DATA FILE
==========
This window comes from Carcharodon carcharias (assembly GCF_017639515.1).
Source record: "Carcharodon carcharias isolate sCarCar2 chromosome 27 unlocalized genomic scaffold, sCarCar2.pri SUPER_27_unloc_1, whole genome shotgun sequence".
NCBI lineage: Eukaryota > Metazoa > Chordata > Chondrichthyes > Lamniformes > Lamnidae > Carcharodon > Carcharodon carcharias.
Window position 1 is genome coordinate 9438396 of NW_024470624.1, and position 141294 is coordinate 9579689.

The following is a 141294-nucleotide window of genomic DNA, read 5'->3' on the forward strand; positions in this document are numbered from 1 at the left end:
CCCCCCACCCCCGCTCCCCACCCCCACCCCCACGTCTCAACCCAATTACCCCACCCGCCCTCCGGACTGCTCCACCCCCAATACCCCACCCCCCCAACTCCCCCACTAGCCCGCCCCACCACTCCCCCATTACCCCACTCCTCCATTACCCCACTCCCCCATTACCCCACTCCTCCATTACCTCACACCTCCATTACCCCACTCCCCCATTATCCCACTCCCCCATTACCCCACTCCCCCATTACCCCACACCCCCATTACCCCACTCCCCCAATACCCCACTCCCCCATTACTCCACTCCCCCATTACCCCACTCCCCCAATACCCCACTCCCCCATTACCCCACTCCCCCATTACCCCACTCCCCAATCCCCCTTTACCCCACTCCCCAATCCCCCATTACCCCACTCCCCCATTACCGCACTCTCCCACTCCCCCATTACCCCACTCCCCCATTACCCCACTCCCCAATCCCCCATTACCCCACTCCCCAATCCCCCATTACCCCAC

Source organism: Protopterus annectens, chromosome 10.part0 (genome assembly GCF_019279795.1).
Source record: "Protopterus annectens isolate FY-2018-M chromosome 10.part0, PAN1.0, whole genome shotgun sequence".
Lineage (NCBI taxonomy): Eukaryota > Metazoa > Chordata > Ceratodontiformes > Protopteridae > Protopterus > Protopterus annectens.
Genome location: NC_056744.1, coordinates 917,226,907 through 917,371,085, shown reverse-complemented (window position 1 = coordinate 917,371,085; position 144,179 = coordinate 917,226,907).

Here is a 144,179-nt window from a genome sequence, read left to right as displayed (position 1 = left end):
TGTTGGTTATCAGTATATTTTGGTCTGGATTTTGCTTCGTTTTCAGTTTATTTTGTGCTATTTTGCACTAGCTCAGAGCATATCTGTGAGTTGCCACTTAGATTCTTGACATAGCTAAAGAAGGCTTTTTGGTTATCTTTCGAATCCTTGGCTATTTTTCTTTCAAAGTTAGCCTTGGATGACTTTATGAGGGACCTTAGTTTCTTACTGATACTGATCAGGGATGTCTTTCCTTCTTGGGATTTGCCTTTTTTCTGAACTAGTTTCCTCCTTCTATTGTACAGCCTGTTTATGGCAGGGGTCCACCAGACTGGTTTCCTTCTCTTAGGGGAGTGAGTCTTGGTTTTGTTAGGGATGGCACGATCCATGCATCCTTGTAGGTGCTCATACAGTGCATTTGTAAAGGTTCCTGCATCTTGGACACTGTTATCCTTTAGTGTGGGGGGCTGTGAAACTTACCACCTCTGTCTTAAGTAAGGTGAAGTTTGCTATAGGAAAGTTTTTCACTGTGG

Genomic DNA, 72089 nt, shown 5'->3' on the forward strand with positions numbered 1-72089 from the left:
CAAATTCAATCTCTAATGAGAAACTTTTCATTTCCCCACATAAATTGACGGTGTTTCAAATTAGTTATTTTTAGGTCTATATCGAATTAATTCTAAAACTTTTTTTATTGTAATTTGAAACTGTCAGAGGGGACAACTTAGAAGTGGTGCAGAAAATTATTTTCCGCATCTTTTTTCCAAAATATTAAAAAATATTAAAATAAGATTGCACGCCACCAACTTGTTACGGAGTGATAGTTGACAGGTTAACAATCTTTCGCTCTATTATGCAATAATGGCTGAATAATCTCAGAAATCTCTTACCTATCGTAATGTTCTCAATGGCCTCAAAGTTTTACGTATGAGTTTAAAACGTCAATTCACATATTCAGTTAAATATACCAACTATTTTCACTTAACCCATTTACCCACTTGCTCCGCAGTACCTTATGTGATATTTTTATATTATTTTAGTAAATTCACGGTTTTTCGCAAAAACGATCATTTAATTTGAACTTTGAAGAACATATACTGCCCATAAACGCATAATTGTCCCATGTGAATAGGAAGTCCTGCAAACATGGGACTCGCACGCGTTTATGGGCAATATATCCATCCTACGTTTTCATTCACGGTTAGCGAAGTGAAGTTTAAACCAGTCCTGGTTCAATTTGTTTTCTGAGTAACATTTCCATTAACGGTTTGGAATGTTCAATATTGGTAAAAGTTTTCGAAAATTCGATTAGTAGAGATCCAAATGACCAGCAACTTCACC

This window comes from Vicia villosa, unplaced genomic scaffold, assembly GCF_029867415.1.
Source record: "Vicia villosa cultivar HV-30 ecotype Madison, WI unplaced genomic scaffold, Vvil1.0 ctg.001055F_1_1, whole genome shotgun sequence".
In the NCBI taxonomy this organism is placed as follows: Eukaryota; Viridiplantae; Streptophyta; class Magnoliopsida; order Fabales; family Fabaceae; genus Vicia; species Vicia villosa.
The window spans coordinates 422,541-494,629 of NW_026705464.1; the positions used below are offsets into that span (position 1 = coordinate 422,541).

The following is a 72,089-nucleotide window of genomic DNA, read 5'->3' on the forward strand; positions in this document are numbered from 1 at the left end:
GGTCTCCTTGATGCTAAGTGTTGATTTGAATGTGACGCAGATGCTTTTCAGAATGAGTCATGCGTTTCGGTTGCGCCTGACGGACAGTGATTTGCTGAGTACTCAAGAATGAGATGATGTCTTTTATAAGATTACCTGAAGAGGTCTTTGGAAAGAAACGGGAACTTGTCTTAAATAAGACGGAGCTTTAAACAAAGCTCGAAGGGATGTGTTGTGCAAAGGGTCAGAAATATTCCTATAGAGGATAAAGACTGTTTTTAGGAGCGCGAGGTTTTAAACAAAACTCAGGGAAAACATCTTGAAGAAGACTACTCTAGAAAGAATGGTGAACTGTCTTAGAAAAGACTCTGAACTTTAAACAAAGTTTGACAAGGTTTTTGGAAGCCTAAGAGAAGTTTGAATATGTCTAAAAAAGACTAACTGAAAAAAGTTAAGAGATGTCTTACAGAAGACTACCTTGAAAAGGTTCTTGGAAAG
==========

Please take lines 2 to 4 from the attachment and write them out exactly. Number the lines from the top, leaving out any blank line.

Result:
Source record: "Carcharodon carcharias isolate sCarCar2 chromosome 27 unlocalized genomic scaffold, sCarCar2.pri SUPER_27_unloc_1, whole genome shotgun sequence".
NCBI lineage: Eukaryota > Metazoa > Chordata > Chondrichthyes > Lamniformes > Lamnidae > Carcharodon > Carcharodon carcharias.
Window position 1 is genome coordinate 9438396 of NW_024470624.1, and position 141294 is coordinate 9579689.